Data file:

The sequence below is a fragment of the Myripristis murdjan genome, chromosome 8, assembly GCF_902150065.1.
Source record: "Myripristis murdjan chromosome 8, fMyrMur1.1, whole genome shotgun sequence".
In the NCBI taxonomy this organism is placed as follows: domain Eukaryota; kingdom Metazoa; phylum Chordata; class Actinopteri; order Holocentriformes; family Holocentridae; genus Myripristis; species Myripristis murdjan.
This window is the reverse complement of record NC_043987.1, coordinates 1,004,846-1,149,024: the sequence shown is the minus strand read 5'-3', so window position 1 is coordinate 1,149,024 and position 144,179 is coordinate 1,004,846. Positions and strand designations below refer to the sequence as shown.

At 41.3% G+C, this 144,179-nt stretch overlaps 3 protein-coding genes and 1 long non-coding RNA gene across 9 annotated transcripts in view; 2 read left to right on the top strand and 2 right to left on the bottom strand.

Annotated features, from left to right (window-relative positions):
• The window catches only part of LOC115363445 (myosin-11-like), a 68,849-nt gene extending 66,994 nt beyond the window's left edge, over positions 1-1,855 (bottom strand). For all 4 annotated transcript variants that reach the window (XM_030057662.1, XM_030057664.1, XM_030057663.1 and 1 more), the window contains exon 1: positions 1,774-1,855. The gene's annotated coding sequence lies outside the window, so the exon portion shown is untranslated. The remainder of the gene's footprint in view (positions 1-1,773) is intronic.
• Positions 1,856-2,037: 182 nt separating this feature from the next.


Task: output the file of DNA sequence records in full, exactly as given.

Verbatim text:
The sequence below is a fragment of the Myripristis murdjan genome, chromosome 8, assembly GCF_902150065.1.
Source record: "Myripristis murdjan chromosome 8, fMyrMur1.1, whole genome shotgun sequence".
In the NCBI taxonomy this organism is placed as follows: domain Eukaryota; kingdom Metazoa; phylum Chordata; class Actinopteri; order Holocentriformes; family Holocentridae; genus Myripristis; species Myripristis murdjan.
This window is the reverse complement of record NC_043987.1, coordinates 1,004,846-1,149,024: the sequence shown is the minus strand read 5'-3', so window position 1 is coordinate 1,149,024 and position 144,179 is coordinate 1,004,846. Positions and strand designations below refer to the sequence as shown.

At 41.3% G+C, this 144,179-nt stretch overlaps 3 protein-coding genes and 1 long non-coding RNA gene across 9 annotated transcripts in view; 2 read left to right on the top strand and 2 right to left on the bottom strand.

Annotated features, from left to right (window-relative positions):
• The window catches only part of LOC115363445 (myosin-11-like), a 68,849-nt gene extending 66,994 nt beyond the window's left edge, over positions 1-1,855 (bottom strand). For all 4 annotated transcript variants that reach the window (XM_030057662.1, XM_030057664.1, XM_030057663.1 and 1 more), the window contains exon 1: positions 1,774-1,855. The gene's annotated coding sequence lies outside the window, so the exon portion shown is untranslated. The remainder of the gene's footprint in view (positions 1-1,773) is intronic.
• Positions 1,856-2,037: 182 nt separating this feature from the next.